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Factors influencing terrestriality in primates of the Americas and Madagascar

Eppley, Timothy M., Hoeks, Selwyn, Chapman, Colin A., Ganzhorn, Jörg U., Hall, Katie, Owen, Megan A., Adams, Dara B., Allgas, Néstor, Amato, Katherine R., Andriamahaihavana, McAntonin, and others. (2022) Factors influencing terrestriality in primates of the Americas and Madagascar. Proceedings of the National Academy of Sciences, 119 (42). ISSN 1091-6490. (doi:10.1073/pnas.2121105119) (KAR id:103072)


Among mammals, the order Primates is exceptional in having a high taxonomic richness in which the taxa are arboreal, semiterrestrial, or terrestrial. Although habitual terrestriality is pervasive among the apes and African and Asian monkeys (catarrhines), it is largely absent among monkeys of the Americas (platyrrhines), as well as galagos, lemurs, and lorises (strepsirrhines), which are mostly arboreal. Numerous ecological drivers and species-specific factors are suggested to set the conditions for an evolutionary shift from arboreality to terrestriality, and current environmental conditions may provide analogous scenarios to those transitional periods. Therefore, we investigated predominantly arboreal, diurnal primate genera from the Americas and Madagascar that lack fully terrestrial taxa, to determine whether ecological drivers (habitat canopy cover, predation risk, maximum temperature, precipitation, primate species richness, human population density, and distance to roads) or species-specific traits (body mass, group size, and degree of frugivory) associate with increased terrestriality. We collated 150,961 observation hours across 2,227 months from 47 species at 20 sites in Madagascar and 48 sites in the Americas. Multiple factors were associated with ground use in these otherwise arboreal species, including increased temperature, a decrease in canopy cover, a dietary shift away from frugivory, and larger group size. These factors mostly explain intraspecific differences in terrestriality. As humanity modifies habitats and causes climate change, our results suggest that species already inhabiting hot, sparsely canopied sites, and exhibiting more generalized diets, are more likely to shift toward greater ground use.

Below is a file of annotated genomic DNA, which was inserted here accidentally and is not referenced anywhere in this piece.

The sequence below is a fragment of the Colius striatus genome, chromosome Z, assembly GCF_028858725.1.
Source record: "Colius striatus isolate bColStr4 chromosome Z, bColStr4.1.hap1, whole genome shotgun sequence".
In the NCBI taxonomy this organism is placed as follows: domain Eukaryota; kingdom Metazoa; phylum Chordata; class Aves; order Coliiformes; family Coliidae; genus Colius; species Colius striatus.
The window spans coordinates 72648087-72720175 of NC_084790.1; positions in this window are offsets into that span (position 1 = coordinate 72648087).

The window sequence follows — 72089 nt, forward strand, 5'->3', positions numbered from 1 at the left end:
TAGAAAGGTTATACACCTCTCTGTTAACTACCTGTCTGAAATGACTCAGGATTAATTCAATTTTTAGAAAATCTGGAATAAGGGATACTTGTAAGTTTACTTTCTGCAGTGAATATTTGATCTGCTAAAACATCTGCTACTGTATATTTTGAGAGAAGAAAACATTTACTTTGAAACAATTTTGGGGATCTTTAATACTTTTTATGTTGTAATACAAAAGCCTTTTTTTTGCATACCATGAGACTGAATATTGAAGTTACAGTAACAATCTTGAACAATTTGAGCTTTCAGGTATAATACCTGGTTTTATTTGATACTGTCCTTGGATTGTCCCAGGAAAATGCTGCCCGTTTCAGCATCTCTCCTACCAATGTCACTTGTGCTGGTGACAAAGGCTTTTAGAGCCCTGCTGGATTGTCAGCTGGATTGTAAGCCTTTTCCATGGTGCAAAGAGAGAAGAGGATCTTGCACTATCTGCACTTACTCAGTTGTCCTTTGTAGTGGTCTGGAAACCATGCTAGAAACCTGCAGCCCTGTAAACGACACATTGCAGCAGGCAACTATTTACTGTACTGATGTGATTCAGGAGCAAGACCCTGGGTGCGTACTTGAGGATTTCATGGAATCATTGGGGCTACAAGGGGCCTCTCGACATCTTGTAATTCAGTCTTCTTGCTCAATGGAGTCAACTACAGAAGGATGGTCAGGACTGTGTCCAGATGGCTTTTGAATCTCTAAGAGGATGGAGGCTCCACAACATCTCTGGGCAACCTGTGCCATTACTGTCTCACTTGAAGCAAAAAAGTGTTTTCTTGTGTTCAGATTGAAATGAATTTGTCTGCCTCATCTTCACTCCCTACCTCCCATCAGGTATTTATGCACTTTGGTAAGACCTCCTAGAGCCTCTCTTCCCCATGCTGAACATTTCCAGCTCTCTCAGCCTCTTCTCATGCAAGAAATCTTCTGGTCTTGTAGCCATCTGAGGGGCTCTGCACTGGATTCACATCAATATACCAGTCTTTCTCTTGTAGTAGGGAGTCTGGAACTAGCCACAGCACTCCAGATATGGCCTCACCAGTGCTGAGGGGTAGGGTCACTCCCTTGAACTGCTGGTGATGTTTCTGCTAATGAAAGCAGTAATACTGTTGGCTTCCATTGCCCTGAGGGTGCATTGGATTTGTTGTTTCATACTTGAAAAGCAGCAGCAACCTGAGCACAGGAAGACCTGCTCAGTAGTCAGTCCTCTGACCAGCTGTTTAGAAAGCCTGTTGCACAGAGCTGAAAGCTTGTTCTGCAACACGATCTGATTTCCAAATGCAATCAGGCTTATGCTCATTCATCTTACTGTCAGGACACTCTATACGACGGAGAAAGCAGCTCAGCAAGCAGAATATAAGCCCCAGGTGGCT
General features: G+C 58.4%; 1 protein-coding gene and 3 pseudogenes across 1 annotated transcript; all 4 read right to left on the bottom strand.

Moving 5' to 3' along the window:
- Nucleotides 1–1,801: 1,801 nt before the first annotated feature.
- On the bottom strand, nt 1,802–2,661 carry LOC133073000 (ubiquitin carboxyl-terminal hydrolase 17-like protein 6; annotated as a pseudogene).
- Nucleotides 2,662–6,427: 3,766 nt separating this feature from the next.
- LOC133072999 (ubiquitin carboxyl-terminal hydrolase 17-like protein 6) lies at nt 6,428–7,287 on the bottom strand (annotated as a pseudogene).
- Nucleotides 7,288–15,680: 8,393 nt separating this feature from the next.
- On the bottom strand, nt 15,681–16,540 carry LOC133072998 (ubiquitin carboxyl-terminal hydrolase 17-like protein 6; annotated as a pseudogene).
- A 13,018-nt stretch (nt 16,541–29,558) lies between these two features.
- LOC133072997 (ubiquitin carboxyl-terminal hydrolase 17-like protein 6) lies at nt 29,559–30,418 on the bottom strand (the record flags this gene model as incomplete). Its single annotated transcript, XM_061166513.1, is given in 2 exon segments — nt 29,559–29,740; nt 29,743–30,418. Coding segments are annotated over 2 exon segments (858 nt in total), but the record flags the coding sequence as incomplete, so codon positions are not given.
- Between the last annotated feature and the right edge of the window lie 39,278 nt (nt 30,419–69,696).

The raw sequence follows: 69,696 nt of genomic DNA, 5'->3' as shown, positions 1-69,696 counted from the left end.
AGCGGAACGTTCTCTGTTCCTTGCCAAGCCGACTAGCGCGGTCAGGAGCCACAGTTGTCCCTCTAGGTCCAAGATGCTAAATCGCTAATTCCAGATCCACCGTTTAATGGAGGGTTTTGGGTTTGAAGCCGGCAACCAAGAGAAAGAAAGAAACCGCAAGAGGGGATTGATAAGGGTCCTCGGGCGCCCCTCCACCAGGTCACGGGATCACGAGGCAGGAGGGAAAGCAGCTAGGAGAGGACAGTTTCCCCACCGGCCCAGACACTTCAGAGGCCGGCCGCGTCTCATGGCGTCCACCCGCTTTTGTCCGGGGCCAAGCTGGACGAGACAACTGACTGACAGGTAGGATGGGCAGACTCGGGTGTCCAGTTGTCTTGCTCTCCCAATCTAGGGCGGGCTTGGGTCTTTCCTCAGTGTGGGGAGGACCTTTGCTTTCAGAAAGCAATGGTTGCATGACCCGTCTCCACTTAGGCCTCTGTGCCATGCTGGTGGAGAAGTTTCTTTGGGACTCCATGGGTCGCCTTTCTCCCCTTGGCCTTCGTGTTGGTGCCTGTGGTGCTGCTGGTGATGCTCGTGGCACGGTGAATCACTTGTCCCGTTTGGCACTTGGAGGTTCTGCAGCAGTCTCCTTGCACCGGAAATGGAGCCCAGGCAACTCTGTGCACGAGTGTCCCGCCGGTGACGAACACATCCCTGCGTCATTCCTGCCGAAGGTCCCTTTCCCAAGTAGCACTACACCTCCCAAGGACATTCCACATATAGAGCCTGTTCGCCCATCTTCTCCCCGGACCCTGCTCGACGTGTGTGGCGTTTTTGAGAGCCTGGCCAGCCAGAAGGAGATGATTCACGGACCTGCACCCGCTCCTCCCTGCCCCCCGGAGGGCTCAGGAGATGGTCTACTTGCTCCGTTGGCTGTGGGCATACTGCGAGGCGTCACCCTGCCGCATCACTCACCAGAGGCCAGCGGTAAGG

Item Type: Article
DOI/Identification number: 10.1073/pnas.2121105119
Uncontrolled keywords: Multidisciplinary
Subjects: G Geography. Anthropology. Recreation > GE Environmental Sciences
Divisions: Divisions > Division of Human and Social Sciences > School of Anthropology and Conservation > DICE (Durrell Institute of Conservation and Ecology)
Funders: University of Kent (
SWORD Depositor: JISC Publications Router
Depositing User: JISC Publications Router
Date Deposited: 01 Nov 2023 15:08 UTC
Last Modified: 01 Nov 2023 15:08 UTC
Resource URI: (The current URI for this page, for reference purposes)

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